Sunday, August 23, 2020


By Byron York, Chief Political Correspondent | The Washington Examiner

The Democratic Party has now finished all four nights of its national convention. There was endless talk about how terrible President Trump is -- to be expected in a convention nominating a candidate to challenge a sitting president. In his acceptance address, nominee Joe Biden discussed "four historic crises" -- the coronavirus pandemic, the economic plunge, "the most compelling call for racial justice since the 60s," and climate change.

But did viewers hear a word from Democrats about the crisis of violent crime and unrest plaguing some of the nation's major cities? No. Portland, Seattle, Chicago, Minneapolis, New York, and other cities have experienced alarming spikes in violent crime, as well as, in some cases, general civic disorder.

The Democratic convention took place on Nights 82, 83, 84, and 85 of rioting in Portland. On Thursday night, as Biden spoke, a crowd returned to the U.S. Immigration and Customs Enforcement building where a riot had been declared the night before. A confrontation ensued that ended in tear gas fired by Federal Protective Services officers, whose job it is to safeguard federal buildings around the country. Also in Portland, the disorder has moved from the central location -- the federal courthouse -- where it took place for so many nights out to various neighborhoods around the city.

In Chicago during the convention, the city council called a special meeting to consider declaring a state of emergency over the violent crime problem. "The rounds of looting, civil unrest, and one of the most violent summers in years prompted the call for the meeting," reported Chicago television station WLS. July was the city's "most violent month in 28 years," according to the Chicago Tribune.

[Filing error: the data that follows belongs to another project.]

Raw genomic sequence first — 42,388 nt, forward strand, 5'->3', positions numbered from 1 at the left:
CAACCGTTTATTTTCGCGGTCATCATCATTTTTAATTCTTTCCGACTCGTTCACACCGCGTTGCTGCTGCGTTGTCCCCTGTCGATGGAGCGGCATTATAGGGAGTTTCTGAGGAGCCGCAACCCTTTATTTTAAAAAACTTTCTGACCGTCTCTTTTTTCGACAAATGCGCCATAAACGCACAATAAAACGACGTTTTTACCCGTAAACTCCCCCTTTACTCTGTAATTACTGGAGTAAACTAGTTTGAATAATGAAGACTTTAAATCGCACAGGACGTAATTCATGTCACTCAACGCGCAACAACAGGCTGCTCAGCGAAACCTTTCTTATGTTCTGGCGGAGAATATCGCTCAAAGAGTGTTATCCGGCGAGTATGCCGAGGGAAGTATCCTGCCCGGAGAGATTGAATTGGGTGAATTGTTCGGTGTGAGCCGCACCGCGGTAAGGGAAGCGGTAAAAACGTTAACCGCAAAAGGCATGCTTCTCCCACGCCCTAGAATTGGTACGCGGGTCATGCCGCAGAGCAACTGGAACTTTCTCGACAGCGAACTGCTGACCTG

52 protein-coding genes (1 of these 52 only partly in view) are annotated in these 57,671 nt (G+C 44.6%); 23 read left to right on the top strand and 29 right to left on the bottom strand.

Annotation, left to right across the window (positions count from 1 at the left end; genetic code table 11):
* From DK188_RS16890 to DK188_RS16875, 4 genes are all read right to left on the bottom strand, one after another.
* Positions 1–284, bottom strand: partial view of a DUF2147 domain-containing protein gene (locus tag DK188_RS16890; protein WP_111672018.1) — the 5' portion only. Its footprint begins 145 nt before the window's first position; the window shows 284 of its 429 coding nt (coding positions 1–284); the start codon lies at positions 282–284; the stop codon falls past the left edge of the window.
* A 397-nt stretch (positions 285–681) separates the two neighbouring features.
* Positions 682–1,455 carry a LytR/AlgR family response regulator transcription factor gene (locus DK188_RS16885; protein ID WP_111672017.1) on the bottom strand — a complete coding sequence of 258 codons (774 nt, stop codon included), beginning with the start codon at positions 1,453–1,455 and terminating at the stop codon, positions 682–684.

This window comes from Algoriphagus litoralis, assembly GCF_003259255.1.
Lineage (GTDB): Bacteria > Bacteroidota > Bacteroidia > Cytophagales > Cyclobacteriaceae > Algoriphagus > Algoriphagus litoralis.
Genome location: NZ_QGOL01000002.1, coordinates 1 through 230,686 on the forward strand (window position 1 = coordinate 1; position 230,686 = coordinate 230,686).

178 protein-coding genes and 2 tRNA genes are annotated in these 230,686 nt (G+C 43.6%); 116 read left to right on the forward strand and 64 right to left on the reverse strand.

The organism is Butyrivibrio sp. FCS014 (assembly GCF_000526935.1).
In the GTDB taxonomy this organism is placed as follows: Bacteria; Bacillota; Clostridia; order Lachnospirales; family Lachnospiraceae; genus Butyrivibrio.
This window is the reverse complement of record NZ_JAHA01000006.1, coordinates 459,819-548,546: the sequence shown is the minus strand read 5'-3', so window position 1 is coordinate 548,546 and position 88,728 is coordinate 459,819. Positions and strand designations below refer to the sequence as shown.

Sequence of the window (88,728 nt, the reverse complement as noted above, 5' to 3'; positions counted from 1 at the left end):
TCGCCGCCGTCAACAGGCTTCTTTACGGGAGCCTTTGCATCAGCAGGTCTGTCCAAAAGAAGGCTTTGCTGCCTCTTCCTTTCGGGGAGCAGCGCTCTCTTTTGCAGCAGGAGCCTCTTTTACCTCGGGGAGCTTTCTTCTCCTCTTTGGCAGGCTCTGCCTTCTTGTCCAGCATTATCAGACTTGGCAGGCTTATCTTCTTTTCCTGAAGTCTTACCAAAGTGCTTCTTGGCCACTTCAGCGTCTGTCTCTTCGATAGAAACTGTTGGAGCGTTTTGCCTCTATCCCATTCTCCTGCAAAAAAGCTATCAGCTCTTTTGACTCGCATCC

As the city suffered, Mayor Lori Lightfoot defended a police department policy banning protests from the block where she lives. "I have a right to make sure that my home is secure," Lightfoot said. Indeed she does. But what about everyone else in Chicago? The moment might have been grimly funny had Lightfoot not been so clueless about the violence consuming her city.

In New York, the spike in shootings continued during Democratic convention week. Shootings in July were up more than 200 percent from the last year, and homicides up 50 percent -- all after Mayor Bill de Blasio slashed the police budget, weakened police crime-investigating abilities, and freed prisoners across the city. "The shootings came as residents around the city have been banding together in an effort to stop the violence," AM New York reported. That's a sign they have lost confidence in the police, who in turn have been handcuffed by the mayor.

Did viewers of the convention hear about any of this? No. Biden said not a word, unless he was referring to riots as "the most compelling call for racial justice since the 60s." Both former President Barack Obama and former First Lady Michelle Obama slammed Trump's use of force to break up a protest near the White House, with Mrs. Obama saying that children across America watched in horror "as pepper spray and rubber bullets are used on peaceful protesters for a photo-op." But on the wave of rioting and violence that has wracked America's cities? Nothing.

Of course, all the cities involved -- Portland, Seattle, Chicago, Minneapolis, New York, and others -- are controlled by progressive Democrats. Indeed, the breakdown of order in those cities can be seen as a glaring failure of progressive governance on the issue of public safety. And the most energetic voices in the Democratic Party are not calling for the restoration of order -- they're calling to defund the police.

So it’s no wonder Democrats didn't talk about it in public. Doing so would highlight one of the party's failures and also showcase a division among Democrats about whether to create conditions, by defunding the police, that would invite even more disorder. But next week is the Republican convention. Speakers will have a chance to focus on events in the cities -- and warn that the disorder could spread in a Biden administration. And the political debate will be joined, heading toward election day.